The rise of tablets in the enterprise shows that the world of business is changing in a fundamental way: it's starting to realise the power of fun, says silicon.com's Natasha Lomas.
Anyone with even half an eye on technology will have noticed the full-blown tablet frenzy we are living through. The iPad may have kick-started this rectangular revolution but the contenders to Apple's crown are lining up. In recent weeks we've heard about the HTC Flyer, the LG Optimus Pad, the Motorola Xoom and the Samsung Galaxy Tab 10.1, to name a few of the iPad's Android-based competitors.
Then there's HP's webOS-based TouchPad, and RIM's QNX-based BlackBerry PlayBook. And let's not forget the iPad 2 - Apple's second-generation tablet is due to launch in the UK on 25 March but has already hit shops across the pond.
The tech world is also swallowing an awful lot of tablet-based predictions. Can the reality of tablets live up to the hype? Analysts don't pretend to have all the answers but they are betting on a few things: more tablets will be sold this year than next, and some of those sales will dent netbook and laptop purchases. Analyst house Canalys is predicting 52 million tablets will ship worldwide this year compared with about 17 million last year. For every 10 tablets sold this year, it reckons five netbooks or laptops will remain on the shelves.
As predictions go, these are pretty safe bets. More tablets are going to flood into the market in 2011 - helped by Google preparing a tablet-focused version of its Android smartphone OS: Android 3.0, or Honeycomb. Expect Honeycomb to do for tablets what Android has done for smartphones: usher in plenty of shiny new hardware.
RIM will also be hoping it can persuade BlackBerry users to keep it in the family by buying its PlayBook slate instead of any rivals. Trailed since last September, the PlayBook is slated for launch in the US soon, and elsewhere this year.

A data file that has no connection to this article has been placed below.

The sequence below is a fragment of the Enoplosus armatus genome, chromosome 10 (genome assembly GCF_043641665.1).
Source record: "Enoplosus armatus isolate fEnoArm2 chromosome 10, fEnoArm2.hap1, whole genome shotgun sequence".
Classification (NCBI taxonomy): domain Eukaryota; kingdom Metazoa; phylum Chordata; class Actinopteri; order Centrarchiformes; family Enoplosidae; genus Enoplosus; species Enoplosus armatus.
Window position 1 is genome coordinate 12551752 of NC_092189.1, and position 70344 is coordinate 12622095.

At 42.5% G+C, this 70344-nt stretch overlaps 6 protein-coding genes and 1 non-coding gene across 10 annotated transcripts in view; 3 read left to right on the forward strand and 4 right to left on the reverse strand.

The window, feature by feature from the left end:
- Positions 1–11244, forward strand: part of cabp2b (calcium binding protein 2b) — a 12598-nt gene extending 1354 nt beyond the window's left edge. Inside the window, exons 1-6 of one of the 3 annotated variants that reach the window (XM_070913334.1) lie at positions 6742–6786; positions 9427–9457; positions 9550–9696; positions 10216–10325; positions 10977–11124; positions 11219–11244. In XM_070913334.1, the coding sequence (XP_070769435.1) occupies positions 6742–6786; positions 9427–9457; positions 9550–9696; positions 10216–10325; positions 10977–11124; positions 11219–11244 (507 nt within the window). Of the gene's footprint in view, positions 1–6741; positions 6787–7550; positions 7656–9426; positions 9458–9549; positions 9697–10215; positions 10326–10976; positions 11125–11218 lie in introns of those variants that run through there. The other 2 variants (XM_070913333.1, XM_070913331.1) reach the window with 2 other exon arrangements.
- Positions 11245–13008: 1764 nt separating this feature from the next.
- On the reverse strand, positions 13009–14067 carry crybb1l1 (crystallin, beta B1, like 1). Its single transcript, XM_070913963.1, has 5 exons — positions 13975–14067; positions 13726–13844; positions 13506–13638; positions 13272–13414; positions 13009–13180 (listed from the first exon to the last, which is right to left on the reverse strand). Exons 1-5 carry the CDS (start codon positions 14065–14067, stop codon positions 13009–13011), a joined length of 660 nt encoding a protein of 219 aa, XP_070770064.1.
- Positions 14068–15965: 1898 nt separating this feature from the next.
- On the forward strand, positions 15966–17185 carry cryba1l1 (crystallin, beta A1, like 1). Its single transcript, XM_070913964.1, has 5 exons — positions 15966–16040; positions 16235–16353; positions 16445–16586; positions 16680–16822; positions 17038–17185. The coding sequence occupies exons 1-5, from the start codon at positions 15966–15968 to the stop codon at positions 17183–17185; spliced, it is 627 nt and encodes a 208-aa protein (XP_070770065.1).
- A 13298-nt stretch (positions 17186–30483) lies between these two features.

It's no great leap of faith to believe tablets will eat into sales of netbooks and laptops. Most slates don't run a full desktop OS but smartphone OSes can do many of the tasks people use their desktops for: email, internet browsing, word processing, watching videos and so on, not to mention apps. Tablets also often make these tasks quicker and - dare I say it - more fun. A tablet might therefore be just the upgrade your old PC is looking for, offering the chance to take a portion of work away from the old warhorse without retiring it altogether.
There are some distinct usability advantages to tablets versus desktops too. Portability, of course. Boot-up times are also generally faster. And touchscreen interfaces can speed up the process of scanning documents and flicking through emails. There's also the aforementioned fun factor. Don't underestimate fun: engaged workers are more productive workers so fun really is a business benefit, as gamification shows.
Where does fun come from? In a nutshell: reduced complexity. Having fewer barriers to use makes using anything more natural. Technology especially benefits from fun since it has so often historically been the opposite of fun to use. Tablets get all this. They are the next generation of computers - leaner, literally, and meaner in UI design so users aren't kept at arm's length by badly designed systems.
What's another word for fun? Intuitive. Tablet OSes have to be...